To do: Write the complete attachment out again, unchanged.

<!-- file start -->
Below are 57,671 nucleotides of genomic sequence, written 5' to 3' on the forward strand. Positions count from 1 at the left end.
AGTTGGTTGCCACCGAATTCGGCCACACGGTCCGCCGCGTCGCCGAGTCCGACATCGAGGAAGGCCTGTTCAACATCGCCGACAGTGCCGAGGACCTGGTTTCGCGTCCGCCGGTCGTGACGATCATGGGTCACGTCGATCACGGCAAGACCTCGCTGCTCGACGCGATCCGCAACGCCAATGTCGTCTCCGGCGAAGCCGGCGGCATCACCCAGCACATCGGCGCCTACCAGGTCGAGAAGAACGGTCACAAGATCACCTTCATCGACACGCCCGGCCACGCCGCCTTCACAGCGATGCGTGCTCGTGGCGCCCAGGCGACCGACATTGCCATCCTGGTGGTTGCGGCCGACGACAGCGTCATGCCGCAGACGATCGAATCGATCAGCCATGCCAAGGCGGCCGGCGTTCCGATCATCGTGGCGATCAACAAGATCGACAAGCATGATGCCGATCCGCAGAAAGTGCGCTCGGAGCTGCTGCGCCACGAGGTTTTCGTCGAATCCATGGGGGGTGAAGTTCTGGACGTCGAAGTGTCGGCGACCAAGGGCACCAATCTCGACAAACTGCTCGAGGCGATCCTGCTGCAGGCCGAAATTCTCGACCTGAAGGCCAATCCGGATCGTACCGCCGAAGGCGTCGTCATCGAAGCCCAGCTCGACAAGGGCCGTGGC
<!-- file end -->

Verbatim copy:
Below are 57,671 nucleotides of genomic sequence, written 5' to 3' on the forward strand. Positions count from 1 at the left end.
AGTTGGTTGCCACCGAATTCGGCCACACGGTCCGCCGCGTCGCCGAGTCCGACATCGAGGAAGGCCTGTTCAACATCGCCGACAGTGCCGAGGACCTGGTTTCGCGTCCGCCGGTCGTGACGATCATGGGTCACGTCGATCACGGCAAGACCTCGCTGCTCGACGCGATCCGCAACGCCAATGTCGTCTCCGGCGAAGCCGGCGGCATCACCCAGCACATCGGCGCCTACCAGGTCGAGAAGAACGGTCACAAGATCACCTTCATCGACACGCCCGGCCACGCCGCCTTCACAGCGATGCGTGCTCGTGGCGCCCAGGCGACCGACATTGCCATCCTGGTGGTTGCGGCCGACGACAGCGTCATGCCGCAGACGATCGAATCGATCAGCCATGCCAAGGCGGCCGGCGTTCCGATCATCGTGGCGATCAACAAGATCGACAAGCATGATGCCGATCCGCAGAAAGTGCGCTCGGAGCTGCTGCGCCACGAGGTTTTCGTCGAATCCATGGGGGGTGAAGTTCTGGACGTCGAAGTGTCGGCGACCAAGGGCACCAATCTCGACAAACTGCTCGAGGCGATCCTGCTGCAGGCCGAAATTCTCGACCTGAAGGCCAATCCGGATCGTACCGCCGAAGGCGTCGTCATCGAAGCCCAGCTCGACAAGGGCCGTGGC